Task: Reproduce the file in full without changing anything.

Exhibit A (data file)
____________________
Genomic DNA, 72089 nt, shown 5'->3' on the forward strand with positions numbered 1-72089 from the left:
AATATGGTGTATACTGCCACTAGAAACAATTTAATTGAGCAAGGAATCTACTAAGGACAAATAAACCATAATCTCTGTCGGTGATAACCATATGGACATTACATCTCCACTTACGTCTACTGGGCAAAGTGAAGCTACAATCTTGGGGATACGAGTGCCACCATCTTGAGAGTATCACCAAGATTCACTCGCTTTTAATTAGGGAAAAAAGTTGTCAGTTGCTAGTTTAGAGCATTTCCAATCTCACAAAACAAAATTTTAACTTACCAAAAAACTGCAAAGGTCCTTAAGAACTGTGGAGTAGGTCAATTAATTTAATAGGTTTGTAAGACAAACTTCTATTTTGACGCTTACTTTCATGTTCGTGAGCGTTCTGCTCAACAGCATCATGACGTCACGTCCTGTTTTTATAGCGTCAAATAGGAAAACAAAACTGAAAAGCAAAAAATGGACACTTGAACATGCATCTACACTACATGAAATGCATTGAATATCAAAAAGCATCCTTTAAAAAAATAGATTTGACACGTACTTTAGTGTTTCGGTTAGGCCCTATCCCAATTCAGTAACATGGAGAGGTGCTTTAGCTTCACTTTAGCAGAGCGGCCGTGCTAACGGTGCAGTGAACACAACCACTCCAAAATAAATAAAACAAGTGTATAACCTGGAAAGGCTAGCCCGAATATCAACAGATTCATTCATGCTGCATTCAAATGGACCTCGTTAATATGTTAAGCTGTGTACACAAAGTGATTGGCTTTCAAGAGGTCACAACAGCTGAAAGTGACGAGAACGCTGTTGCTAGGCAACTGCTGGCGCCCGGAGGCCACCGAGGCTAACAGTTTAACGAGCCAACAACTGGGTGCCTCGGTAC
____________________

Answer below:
Genomic DNA, 72089 nt, shown 5'->3' on the forward strand with positions numbered 1-72089 from the left:
AATATGGTGTATACTGCCACTAGAAACAATTTAATTGAGCAAGGAATCTACTAAGGACAAATAAACCATAATCTCTGTCGGTGATAACCATATGGACATTACATCTCCACTTACGTCTACTGGGCAAAGTGAAGCTACAATCTTGGGGATACGAGTGCCACCATCTTGAGAGTATCACCAAGATTCACTCGCTTTTAATTAGGGAAAAAAGTTGTCAGTTGCTAGTTTAGAGCATTTCCAATCTCACAAAACAAAATTTTAACTTACCAAAAAACTGCAAAGGTCCTTAAGAACTGTGGAGTAGGTCAATTAATTTAATAGGTTTGTAAGACAAACTTCTATTTTGACGCTTACTTTCATGTTCGTGAGCGTTCTGCTCAACAGCATCATGACGTCACGTCCTGTTTTTATAGCGTCAAATAGGAAAACAAAACTGAAAAGCAAAAAATGGACACTTGAACATGCATCTACACTACATGAAATGCATTGAATATCAAAAAGCATCCTTTAAAAAAATAGATTTGACACGTACTTTAGTGTTTCGGTTAGGCCCTATCCCAATTCAGTAACATGGAGAGGTGCTTTAGCTTCACTTTAGCAGAGCGGCCGTGCTAACGGTGCAGTGAACACAACCACTCCAAAATAAATAAAACAAGTGTATAACCTGGAAAGGCTAGCCCGAATATCAACAGATTCATTCATGCTGCATTCAAATGGACCTCGTTAATATGTTAAGCTGTGTACACAAAGTGATTGGCTTTCAAGAGGTCACAACAGCTGAAAGTGACGAGAACGCTGTTGCTAGGCAACTGCTGGCGCCCGGAGGCCACCGAGGCTAACAGTTTAACGAGCCAACAACTGGGTGCCTCGGTAC